It's almost Black History Month, which means time for at least one of your white Facebook friends to ask, publicly and without a hint of irony, "How come there's no White History Month?"
There's good news and there's bad news for them in 2016. The good news is, Portland Community College in Portland, Oregon, will commemorate a "Whiteness History Month" in April. The bad news? It's an "educational project examining race and racism through an exploration of the construction of whiteness, its origins and heritage," according to the event's website.
It's like white people can't even celebrate being white in peace anymore.
The event emerged from what organizers saw as a major need at their college. "At Portland Community College, evidence from hiring data, student-led research, surveys, focus groups, college-wide emails and other sources have illuminated the underlying reality of whiteness embedded in the overall college climate," a passage from the event's website reads. "[PCC's] strategic plan calls for 'intentional action' to 'create a nationally renowned culture for diversity, equity and inclusion.'"
In other words, this is not a chance to wear boat shoes, eat mayonnaise and celebrate the principles of Reaganomics. "Whiteness History Month project ... is not a celebratory endeavor," it reads, "it is an effort to change our campus climate."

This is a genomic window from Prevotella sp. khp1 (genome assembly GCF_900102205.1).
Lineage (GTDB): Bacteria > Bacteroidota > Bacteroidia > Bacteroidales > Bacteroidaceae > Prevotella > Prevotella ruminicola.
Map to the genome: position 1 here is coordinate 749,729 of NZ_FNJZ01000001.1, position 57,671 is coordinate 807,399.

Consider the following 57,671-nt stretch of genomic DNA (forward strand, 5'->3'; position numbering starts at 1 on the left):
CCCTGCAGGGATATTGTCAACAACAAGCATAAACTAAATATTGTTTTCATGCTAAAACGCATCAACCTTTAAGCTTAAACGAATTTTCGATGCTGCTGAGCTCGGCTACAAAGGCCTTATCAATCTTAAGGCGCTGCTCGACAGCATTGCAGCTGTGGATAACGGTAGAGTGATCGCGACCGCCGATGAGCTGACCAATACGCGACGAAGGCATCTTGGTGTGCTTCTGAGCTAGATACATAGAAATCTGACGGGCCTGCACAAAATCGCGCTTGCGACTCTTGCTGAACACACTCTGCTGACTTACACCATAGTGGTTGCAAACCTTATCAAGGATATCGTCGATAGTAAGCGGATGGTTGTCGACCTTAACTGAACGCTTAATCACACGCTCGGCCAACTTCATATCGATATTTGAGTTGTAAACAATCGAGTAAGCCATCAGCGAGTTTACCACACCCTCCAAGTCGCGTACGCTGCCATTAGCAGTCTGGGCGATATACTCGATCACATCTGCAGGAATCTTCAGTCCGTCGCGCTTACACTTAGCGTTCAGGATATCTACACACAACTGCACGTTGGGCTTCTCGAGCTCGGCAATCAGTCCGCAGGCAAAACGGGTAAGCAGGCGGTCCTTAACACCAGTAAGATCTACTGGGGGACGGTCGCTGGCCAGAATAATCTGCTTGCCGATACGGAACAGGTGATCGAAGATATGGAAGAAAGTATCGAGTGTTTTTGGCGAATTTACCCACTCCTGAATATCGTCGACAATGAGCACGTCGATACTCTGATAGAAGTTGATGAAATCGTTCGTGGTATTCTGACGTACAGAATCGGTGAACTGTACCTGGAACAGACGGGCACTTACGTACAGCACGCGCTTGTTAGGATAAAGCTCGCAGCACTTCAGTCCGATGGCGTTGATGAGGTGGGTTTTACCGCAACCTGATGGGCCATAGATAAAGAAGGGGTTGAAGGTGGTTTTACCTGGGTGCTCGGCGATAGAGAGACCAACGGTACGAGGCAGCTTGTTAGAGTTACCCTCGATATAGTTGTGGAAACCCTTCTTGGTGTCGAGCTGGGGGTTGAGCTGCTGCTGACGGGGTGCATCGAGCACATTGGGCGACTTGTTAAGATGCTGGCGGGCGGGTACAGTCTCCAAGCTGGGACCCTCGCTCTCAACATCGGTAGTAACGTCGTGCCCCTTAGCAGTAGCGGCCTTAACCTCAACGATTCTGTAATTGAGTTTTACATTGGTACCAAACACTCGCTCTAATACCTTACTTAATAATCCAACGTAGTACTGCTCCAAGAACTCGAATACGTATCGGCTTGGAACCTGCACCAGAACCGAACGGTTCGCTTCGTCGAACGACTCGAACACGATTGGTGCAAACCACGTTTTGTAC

The event will take a multidisciplinary approach to activities, including "presentations, lectures, panel discussions, film and music analyses, workshops, plays [and] art." Whiteness History Month is a project of PCC's Cascade Campus Diversity Council, which has been collecting recommendations for the event since October.
The event comes at an especially volatile time for race relations on college and university campuses. Since October, schools across the U.S. have been rocked by protests responding to the lack of racial diversity and other systemic disparities that marginalized students say have made some campuses a hostile environment.
This was perhaps best exemplified by the University of Missouri, where a hunger strike and campus-wide protests led to the resignation of former University of Missouri system president Tim Wolfe on Nov. 9.
Many of these protests — from Mizzou to Yale University to Claremont McKenna College and back — have included demands issued by activist groups to school administrators. According to a statistical analysis by FiveThirtyEight, 35 of 51 schools where protests took place and demands were issued received calls for diversity training for faculty and students.
PCC aims to fill that void. Of course, it hasn't taken long for backlash to start pouring in, with conservative outlets like Campus Reform claiming the event amounts to "whiteness-shaming." But organizers frame it as an opportunity to "inspire innovative and practical solutions to community issues and social problems that stem from racism," according to the site.